In his speech, Zelenskyy thanked the U.S. for the recent aid package, but he wants Biden and other world leaders to go further, framing the war as a fight for global democracy and human rights.

"Right now, the destiny of our country is being decided, the destiny of our people, whether Ukrainians will be free, whether they will be able to preserve their democracy," Zelenskyy said.

"Russia has attacked not just us, not just our land, not just our cities — it went on a brutal offensive against our values, basic human values."

After Zelenskyy’s address, Biden announced that he has authorized sending Ukraine an additional $800 million in military support, including anti-air systems, shoulder-mounted anti-armor systems, machine guns and grenade launchers. The new assistance means that Biden has authorized a total of $1 billion in military aid for Kyiv just this week.

"Now, I want to be honest, this could be a long and difficult battle," Biden said at the White House, flanked by top officials from the Defense and State departments. But he said Americans would continue to stand by Ukrainians as they fight "for their freedom, their democracy, their very survival.

"We're gonna give Ukraine the arms to fight and defend themselves through all the difficult days ahead," Biden said. 

Zelenskyy was invited to deliver the rare war-time address to Congress by Senate Majority Leader Chuck Schumer and House Speaker Nancy Pelosi.

She introduced Zelenskyy, followed by the words "Slava Ukraini!" which means "Glory to Ukraine!" Lawmakers gave two standing ovations to Zelenskyy, at the beginning and end of his speech.

Image: Ukrainian President Zelenskyy Virtually Addresses Congress On Current Russian Invasion Of Ukraine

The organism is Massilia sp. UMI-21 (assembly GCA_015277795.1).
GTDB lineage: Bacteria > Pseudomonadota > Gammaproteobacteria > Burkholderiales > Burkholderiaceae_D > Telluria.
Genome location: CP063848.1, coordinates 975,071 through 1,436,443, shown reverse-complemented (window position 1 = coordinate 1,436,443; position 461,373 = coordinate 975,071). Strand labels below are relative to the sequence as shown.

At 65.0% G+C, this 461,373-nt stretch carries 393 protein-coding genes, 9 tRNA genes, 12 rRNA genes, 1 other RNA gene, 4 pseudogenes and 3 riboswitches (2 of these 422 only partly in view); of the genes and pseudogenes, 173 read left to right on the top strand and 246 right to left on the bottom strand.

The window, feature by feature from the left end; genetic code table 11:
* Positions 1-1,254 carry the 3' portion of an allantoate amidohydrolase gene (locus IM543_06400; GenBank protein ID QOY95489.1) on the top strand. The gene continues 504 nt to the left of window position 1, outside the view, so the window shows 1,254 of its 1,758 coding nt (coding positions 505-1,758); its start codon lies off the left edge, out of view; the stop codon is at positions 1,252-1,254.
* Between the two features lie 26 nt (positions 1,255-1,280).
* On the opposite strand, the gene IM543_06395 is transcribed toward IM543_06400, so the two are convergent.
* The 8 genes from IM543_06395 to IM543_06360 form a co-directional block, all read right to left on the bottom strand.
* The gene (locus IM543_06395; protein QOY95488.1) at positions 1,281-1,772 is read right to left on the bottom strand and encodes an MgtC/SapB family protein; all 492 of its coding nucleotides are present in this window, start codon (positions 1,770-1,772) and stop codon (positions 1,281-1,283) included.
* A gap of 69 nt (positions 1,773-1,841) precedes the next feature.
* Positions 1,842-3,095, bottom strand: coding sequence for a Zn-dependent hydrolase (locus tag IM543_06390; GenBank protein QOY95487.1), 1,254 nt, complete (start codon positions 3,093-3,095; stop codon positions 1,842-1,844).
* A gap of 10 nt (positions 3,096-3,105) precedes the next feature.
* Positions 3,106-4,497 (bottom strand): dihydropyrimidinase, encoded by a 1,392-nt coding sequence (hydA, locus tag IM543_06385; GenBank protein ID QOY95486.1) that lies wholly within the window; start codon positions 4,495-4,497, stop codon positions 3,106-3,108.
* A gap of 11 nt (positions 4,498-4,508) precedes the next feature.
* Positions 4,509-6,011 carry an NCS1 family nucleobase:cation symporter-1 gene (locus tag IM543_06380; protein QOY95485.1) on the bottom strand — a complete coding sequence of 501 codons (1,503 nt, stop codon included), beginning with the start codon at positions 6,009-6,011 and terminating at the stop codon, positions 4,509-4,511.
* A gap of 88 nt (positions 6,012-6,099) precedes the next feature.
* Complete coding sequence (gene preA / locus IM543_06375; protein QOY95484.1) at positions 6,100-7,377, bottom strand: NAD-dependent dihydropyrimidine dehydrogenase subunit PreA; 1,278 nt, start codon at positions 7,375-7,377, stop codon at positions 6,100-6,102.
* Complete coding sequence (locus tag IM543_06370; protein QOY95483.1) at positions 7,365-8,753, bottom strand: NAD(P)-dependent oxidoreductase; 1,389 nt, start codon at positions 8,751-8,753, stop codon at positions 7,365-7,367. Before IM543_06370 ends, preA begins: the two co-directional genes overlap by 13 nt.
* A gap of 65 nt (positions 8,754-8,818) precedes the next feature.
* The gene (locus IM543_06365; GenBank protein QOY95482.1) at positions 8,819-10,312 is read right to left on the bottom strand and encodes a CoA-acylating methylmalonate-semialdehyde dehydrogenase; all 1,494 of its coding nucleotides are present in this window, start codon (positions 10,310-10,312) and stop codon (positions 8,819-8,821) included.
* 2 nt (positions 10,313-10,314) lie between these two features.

Ukrainian President Volodymyr Zelenskyy speaks to the U.S. Congress by video at the U.S. Capitol on March 16, 2022 in Washington, DC.J. Scott Applewhite / Pool via Getty Images

Many lawmakers were moved to tears by Zelenskyy’s gut-wrenching video of civilians, including small children, being killed by Russian forces.

A solemn Sen. Joe Manchin, D-W.Va., spoke to reporters about his grandchildren as he emerged from the gathering. New York Rep. Elise Stefanik, the No. 3 GOP leader who gave birth last year, talked to reporters about being a new mother. And Sen. Joni Ernst, R-Iowa, was crying as she left the room.

“It makes me want to throw on my uniform and go help,” said Ernst, who served in Kuwait during the Iraq war.

After the speech, Pelosi walked out of the room escorting Ukrainian Ambassador Oksana Markarova, who said in a brief interview with NBC News that air support “will save more lives,” regardless of whether that comes in the form of a NATO-enforced no-fly zone, allied nations giving planes to Ukraine or both.

Asked whether her country could survive without a no-fly zone, the ambassador replied: “We will prevail and we will not surrender.”

Zelenskyy’s speech, which was livestreamed for the public, comes at a perilous moment for Ukraine. The war, now entering its fourth week, has killed hundreds of Ukrainians and forced nearly 3 million refugees to flee to neighboring countries.

In the capital, Kyiv, Mayor Vitali Klitschko imposed a 35-hour curfew Tuesday after Russian missile strikes destroyed apartment buildings and caused deaths.

Kyiv faces a “difficult and dangerous moment,” Klitschko said.